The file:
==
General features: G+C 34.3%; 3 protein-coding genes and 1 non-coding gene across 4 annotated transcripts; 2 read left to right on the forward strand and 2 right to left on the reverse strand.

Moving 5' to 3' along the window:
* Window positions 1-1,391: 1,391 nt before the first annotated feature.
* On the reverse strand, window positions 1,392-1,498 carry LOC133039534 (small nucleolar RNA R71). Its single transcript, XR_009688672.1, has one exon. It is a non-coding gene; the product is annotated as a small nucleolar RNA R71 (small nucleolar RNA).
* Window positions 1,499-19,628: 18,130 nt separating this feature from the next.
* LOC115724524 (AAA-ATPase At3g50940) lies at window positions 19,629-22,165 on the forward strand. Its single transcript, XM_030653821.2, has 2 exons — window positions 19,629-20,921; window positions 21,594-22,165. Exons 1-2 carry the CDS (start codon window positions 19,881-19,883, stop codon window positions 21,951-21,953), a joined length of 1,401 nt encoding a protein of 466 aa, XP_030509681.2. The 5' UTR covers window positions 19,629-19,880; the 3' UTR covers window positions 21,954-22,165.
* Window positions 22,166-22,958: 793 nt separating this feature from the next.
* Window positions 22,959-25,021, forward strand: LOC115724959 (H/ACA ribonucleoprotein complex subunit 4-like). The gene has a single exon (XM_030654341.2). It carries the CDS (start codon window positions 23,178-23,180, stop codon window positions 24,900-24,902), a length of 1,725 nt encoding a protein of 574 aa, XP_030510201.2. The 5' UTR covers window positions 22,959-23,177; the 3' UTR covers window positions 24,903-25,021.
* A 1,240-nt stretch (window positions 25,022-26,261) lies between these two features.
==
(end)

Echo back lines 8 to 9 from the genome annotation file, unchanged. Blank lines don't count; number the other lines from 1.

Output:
* Window positions 22,959-25,021, forward strand: LOC115724959 (H/ACA ribonucleoprotein complex subunit 4-like). The gene has a single exon (XM_030654341.2). It carries the CDS (start codon window positions 23,178-23,180, stop codon window positions 24,900-24,902), a length of 1,725 nt encoding a protein of 574 aa, XP_030510201.2. The 5' UTR covers window positions 22,959-23,177; the 3' UTR covers window positions 24,903-25,021.
* A 1,240-nt stretch (window positions 25,022-26,261) lies between these two features.